January 03, 2024
symmetry of relativistic deformations, universality of relativistic deformations, acausal deformations, apparent deformations, spacetime continuum, discrete space-time, relativistic pendulum, relativistic elasticity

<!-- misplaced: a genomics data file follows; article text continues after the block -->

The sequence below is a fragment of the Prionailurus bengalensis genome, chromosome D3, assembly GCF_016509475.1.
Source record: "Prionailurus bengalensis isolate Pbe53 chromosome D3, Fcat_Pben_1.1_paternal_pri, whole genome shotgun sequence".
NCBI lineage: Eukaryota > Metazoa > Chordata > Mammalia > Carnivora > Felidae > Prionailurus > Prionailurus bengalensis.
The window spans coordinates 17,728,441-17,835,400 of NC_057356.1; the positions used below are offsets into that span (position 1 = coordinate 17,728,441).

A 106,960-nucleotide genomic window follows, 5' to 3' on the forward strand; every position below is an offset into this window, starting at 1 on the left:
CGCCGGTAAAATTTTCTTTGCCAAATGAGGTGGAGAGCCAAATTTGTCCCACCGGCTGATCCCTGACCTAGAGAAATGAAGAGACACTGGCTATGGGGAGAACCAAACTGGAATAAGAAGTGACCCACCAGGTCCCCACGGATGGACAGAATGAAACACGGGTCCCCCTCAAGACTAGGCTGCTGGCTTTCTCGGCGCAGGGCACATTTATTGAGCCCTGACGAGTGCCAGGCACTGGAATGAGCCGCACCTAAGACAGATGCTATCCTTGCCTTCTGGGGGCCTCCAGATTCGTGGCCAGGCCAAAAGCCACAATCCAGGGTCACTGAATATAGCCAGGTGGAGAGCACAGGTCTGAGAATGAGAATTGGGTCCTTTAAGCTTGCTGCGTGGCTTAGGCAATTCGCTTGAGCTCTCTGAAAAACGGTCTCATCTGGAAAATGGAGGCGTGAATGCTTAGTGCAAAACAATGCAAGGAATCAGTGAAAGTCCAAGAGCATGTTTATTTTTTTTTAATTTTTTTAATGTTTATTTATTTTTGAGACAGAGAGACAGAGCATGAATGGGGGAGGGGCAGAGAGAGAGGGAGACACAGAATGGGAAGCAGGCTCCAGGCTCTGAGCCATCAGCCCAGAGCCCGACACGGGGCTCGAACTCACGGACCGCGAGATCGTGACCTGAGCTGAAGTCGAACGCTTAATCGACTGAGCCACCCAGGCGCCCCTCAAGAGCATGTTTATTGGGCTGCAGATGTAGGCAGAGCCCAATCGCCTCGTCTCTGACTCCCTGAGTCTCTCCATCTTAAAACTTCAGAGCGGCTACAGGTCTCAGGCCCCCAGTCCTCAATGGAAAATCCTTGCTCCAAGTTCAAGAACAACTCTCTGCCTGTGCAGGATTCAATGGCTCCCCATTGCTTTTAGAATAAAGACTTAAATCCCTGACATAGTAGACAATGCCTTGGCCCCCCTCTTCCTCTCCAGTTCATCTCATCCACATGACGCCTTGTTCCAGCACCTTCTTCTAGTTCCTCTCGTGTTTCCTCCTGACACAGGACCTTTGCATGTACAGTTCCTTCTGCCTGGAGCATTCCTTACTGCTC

From an unusual perspective, this article examines the experimental confirmation of the spacetime deformations predicted by special relativity. A perspective that includes three relevant critical aspects: the necessary symmetry (never verified) of the experimental confirmations; the universality of the relativistic deformations, always suspiciously independent of the physical and chemical nature of the deformed or altered objects (e.g., rulers and clocks); and the absence of direct physical causes of those deformations and alterations, the only cause being the fact that the deformed or altered objects are always observed in uniform motion. Apart from remembering that such experimental confirmations could also be confirming other theories (e.g. H. Ives' theory of absolute space and time), we consider here the possibility that the observed and measured relativistic spacetime deformations are only apparent deformations, as in the case of refractive deformations; or that they are the consequence of making observations and measurements in a supposedly continuous spacetime that in reality is discrete (discontinuous). In any case, this article demonstrates that certain relativistic deformations are incompatible with some basic laws of mechanics, as is the case with the pendulum that oscillates faster in one direction than in the opposite direction; or with the force-free elastic band that is observed to be stretched more in some places than in others.
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